Almost from the time you find out you are going to be a parent, your focus turns to how to move them across town. You start looking at vehicles with doors that slide open, have more cup holders than you need, and trunk space becomes key. You spend your days lugging car seats and diaper bags and toddlers in and out of the house. It’s exhausting.
And while you get a brief reprieve when your kids are suddenly able to open that sliding door by themselves (and find that sippy cup without screaming for help while you’re driving on the highway), things get really interesting when you have teens. Not only do you start looking for cars that will fit your teen son and his man-sized friends, but you also start to feel like you spend more time in your car than you do lounging on the couch watching Grey’s Anatomy.
This past summer, both of my teens were at that age where they had busy social lives and demanding work schedules. There were two of them and one of me. And guess which one spent the majority of her time in the car all summer? That’s right, me.
I’d be lying if I said I didn’t complain about the constant driving.
Because, let’s be honest: juggling a work from home job, household responsibilities, and two teens’ worth of socializing on summer nights is enough to send any mom screaming for the hills.
On one particular day, my son came bounding down the stairs, practically exuberant. He was excited because a bunch of his friends had planned to get together to swim and watch movies on a hot summer day. And I admit, he caught me in the middle of a conference call on a busy work day. So my response was less than amenable.
I believe the words, “I am so sick of your social life” came out of my mouth. I’m not proud of it but it’s the truth.
In that moment, my son quietly looked at me and said, “Do you think I like having to ask for rides? Do you think I like knowing that you are annoyed all the time from driving us everywhere?” He stomped out of the room, clearly irritated at me.
A Turning Point in Driving My Teens
It was a moment that changed how I look at driving my teens.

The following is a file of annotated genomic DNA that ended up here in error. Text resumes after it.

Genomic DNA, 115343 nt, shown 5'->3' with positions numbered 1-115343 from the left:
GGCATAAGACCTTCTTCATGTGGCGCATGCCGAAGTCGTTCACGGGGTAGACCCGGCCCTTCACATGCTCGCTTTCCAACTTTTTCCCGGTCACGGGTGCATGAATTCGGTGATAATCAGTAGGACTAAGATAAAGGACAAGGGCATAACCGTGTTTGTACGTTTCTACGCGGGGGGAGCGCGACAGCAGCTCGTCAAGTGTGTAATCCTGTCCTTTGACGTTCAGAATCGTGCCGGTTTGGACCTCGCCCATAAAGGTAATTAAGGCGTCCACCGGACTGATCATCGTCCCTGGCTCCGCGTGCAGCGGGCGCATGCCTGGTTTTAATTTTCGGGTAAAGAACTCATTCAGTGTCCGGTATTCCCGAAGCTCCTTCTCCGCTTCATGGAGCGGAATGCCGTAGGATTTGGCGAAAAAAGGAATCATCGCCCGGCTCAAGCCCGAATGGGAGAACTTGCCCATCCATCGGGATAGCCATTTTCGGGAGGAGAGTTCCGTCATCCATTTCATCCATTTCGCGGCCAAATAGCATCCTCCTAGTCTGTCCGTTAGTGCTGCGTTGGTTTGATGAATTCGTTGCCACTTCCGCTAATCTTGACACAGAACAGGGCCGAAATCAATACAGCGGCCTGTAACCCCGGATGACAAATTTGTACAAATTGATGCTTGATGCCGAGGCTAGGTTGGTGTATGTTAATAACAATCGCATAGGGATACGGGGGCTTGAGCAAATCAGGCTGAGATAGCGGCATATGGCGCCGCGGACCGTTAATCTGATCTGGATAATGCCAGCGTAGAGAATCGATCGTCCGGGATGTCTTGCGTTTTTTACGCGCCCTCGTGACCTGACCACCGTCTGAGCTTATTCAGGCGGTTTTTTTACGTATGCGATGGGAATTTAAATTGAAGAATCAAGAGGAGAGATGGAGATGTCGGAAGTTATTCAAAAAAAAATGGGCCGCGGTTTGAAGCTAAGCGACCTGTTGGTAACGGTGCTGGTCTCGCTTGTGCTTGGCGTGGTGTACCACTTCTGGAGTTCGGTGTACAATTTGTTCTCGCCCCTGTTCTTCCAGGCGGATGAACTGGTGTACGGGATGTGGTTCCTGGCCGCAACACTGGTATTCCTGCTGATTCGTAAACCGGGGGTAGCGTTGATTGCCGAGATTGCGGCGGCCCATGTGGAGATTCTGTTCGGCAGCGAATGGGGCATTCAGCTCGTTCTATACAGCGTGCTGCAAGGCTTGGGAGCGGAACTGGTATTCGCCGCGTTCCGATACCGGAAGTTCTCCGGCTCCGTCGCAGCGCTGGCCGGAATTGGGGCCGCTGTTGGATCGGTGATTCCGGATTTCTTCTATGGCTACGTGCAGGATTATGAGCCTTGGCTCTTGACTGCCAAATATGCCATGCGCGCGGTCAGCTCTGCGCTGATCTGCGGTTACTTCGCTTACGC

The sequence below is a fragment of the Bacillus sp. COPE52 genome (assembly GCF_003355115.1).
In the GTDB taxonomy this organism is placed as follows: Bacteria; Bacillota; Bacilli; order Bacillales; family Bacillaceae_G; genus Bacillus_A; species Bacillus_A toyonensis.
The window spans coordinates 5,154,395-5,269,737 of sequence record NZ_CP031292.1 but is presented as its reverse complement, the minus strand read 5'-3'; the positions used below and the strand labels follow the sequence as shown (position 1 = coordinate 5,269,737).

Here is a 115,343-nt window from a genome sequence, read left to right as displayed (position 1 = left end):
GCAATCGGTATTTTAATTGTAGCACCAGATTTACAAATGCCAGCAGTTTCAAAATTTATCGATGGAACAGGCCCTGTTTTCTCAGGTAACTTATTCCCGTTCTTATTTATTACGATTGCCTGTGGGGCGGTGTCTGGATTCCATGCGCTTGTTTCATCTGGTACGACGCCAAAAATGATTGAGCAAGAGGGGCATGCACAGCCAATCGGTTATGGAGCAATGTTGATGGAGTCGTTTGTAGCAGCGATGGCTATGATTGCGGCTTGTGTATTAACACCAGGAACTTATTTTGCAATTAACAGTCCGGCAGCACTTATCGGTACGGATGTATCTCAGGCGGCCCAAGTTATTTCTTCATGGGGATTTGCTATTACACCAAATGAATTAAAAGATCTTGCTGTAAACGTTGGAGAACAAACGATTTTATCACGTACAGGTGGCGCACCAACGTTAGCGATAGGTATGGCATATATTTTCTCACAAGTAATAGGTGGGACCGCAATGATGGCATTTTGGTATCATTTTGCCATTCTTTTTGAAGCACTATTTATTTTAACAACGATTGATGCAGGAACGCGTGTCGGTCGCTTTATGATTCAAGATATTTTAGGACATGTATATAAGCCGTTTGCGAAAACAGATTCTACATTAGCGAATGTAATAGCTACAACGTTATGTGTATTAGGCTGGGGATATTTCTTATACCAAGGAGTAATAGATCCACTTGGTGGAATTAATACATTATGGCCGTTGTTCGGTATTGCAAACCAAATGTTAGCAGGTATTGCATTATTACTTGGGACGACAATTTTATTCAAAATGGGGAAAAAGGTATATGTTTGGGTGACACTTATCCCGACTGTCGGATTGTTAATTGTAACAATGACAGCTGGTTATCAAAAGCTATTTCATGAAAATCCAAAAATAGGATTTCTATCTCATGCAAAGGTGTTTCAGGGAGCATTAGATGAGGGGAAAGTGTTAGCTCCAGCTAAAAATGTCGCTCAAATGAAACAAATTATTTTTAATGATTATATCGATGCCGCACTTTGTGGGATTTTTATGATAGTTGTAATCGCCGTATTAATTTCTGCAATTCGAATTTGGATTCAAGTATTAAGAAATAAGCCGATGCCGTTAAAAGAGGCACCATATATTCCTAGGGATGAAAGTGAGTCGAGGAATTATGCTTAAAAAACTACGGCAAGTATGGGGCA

Because in that moment, I stopped to think about what it would be like if I had to rely on my teen to take me every place I need to be. What if I had to stop and ask my son to drive me to the grocery store? Or an exercise class? Or, what if I had to ask my daughter to drive me to my job in a major city an hour away? What if I had to catch her in just the right mood so I could convince her to take me to a restaurant to meet her dad for date night?
As I finished up my conference call, I sat quietly in my office and really thought about how I had made my teens feel when they asked me to drive them around town.
I realized that my annoyance stemmed from my day being upended. But I valued the time I spent with my kids when they were in the car with me.
- The times when we are at a stoplight and they tease me when I rock out to Jon Bon Jovi.
- The times when they open up to me about their dating life or the struggles they are facing. (It’s easier to talk to your mom when her eyes are focused on the road.)
- The times when we drive in companionable silence, the three of us under one roof, for a few precious minutes between our home and theater practice.
- The times when we have a near miss because another driver is reckless and my teen says, “I hope that doesn’t happen to me when I’m learning to drive.”
That day, when my son barreled out of the car, yelling, “Thanks, Mah!” as he dashed off for an afternoon of summer fun, I waved goodbye and glanced back at my empty backseat.
In the fading summer sun, I could almost see my toddlers, nestled and warm in their car seats, looking at board books and sucking furiously on pacifiers.
And I realized that being in the car with my teens is exactly where I need to be.